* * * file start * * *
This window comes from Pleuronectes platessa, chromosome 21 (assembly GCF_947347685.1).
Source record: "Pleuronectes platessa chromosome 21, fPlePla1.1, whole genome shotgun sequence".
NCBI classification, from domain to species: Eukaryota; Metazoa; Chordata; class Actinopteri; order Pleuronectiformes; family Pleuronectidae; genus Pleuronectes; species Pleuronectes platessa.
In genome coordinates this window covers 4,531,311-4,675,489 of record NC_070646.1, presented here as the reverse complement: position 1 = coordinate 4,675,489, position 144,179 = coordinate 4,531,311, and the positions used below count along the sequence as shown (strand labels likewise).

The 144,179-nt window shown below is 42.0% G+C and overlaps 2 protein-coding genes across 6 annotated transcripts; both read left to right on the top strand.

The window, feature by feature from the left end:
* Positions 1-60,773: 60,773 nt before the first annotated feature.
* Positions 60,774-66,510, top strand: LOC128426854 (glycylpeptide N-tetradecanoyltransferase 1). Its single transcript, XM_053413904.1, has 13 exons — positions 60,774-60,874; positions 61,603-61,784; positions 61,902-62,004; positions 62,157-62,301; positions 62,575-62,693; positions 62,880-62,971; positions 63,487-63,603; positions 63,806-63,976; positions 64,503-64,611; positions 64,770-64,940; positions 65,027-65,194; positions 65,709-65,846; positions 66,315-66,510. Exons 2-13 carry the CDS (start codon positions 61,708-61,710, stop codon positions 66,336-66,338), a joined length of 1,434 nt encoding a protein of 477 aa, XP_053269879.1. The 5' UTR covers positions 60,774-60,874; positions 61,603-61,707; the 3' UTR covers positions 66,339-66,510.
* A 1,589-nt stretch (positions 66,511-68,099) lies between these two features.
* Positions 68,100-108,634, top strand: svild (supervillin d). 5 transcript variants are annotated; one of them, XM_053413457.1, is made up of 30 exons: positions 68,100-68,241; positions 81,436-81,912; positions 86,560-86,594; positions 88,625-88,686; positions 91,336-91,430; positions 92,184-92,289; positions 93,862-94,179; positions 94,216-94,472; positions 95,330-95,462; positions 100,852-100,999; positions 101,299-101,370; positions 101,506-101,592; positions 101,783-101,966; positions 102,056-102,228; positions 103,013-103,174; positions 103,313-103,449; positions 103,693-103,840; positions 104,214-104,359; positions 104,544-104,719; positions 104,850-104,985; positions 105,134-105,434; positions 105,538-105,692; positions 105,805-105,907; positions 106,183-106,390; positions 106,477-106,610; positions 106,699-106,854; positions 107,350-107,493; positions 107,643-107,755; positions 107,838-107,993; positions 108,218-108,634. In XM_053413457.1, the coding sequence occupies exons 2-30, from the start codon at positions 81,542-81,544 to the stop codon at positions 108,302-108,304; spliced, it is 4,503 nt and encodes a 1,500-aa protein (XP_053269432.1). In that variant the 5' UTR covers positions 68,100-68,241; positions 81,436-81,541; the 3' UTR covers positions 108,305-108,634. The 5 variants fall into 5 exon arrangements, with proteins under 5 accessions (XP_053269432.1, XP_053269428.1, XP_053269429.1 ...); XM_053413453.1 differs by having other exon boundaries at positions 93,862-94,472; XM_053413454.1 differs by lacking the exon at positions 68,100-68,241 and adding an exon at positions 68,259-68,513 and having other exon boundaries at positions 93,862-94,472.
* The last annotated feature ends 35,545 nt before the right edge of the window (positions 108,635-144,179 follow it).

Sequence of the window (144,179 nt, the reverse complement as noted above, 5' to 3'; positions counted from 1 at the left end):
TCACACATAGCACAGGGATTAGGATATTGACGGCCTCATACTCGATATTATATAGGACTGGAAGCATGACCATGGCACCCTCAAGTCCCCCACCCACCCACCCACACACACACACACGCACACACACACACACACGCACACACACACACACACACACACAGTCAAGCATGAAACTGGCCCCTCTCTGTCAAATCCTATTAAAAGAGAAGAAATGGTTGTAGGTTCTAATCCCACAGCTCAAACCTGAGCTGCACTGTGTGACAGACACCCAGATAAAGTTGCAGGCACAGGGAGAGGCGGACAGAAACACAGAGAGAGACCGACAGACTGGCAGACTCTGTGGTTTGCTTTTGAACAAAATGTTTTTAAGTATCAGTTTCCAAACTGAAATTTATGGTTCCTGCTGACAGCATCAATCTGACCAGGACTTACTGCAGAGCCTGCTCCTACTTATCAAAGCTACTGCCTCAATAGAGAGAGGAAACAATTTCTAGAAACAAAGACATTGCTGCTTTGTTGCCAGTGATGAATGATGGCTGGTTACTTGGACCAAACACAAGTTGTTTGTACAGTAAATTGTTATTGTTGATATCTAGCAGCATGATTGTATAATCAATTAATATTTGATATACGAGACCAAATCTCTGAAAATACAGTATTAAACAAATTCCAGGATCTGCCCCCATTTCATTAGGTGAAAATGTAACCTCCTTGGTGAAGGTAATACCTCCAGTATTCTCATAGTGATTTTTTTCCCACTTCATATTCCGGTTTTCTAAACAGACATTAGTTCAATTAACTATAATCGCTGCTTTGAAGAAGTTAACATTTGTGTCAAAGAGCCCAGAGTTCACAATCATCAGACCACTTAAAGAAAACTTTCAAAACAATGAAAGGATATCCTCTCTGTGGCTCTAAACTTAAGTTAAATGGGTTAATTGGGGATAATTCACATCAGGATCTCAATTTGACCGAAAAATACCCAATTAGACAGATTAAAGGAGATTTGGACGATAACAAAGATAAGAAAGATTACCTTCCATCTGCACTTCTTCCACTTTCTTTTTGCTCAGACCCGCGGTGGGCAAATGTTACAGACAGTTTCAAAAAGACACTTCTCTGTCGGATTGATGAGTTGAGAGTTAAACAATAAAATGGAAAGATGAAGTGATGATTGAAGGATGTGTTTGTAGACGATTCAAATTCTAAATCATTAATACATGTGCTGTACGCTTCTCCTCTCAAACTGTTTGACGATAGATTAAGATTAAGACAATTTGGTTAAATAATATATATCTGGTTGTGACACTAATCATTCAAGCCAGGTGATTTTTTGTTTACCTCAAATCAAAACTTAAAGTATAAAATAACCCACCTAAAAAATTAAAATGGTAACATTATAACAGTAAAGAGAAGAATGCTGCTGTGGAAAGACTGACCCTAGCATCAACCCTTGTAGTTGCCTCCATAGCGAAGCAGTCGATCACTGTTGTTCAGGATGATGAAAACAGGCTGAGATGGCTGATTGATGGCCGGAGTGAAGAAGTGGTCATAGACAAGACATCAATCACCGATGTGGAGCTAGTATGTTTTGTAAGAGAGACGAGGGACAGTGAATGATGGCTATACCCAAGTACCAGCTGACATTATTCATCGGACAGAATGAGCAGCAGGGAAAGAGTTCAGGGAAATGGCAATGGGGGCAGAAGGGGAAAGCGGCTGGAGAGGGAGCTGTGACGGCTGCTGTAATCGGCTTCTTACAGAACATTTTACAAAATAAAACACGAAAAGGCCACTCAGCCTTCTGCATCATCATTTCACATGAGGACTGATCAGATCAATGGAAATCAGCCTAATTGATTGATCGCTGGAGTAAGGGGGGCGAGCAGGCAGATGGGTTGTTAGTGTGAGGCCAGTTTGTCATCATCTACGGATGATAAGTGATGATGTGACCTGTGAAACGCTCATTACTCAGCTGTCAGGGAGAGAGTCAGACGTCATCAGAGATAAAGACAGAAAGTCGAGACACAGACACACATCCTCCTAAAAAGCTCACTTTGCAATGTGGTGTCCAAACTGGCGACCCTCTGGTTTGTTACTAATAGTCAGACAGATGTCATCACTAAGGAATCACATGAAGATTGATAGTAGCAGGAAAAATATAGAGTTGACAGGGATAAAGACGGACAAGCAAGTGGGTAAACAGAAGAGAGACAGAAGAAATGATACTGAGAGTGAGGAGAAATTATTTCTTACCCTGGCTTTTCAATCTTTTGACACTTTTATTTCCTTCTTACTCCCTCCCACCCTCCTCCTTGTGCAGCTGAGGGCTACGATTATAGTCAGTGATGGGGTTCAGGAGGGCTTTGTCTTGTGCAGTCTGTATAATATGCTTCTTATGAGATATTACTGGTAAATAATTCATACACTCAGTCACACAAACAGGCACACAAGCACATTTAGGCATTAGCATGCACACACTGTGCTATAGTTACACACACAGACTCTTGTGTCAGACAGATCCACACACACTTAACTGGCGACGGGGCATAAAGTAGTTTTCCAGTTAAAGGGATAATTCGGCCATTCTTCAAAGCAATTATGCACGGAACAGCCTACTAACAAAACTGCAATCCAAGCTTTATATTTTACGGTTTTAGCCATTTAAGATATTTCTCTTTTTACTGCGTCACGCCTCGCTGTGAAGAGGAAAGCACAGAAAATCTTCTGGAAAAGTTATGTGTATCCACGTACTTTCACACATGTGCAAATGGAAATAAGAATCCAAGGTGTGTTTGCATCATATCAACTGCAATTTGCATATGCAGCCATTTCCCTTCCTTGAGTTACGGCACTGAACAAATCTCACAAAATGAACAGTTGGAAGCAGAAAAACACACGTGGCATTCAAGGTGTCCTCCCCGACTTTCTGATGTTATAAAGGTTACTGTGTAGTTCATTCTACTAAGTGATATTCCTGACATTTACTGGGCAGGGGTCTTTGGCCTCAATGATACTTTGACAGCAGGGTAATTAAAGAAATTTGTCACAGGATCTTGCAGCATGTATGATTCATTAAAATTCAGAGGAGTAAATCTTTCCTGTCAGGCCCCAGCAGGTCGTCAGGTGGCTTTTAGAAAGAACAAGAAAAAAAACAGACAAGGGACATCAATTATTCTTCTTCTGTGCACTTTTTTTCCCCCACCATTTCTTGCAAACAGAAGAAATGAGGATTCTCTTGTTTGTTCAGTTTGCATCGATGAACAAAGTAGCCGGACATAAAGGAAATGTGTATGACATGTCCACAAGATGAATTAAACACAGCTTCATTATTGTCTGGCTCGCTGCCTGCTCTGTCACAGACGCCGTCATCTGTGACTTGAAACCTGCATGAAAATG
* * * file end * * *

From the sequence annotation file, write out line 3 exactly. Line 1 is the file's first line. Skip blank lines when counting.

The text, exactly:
NCBI classification, from domain to species: Eukaryota; Metazoa; Chordata; class Actinopteri; order Pleuronectiformes; family Pleuronectidae; genus Pleuronectes; species Pleuronectes platessa.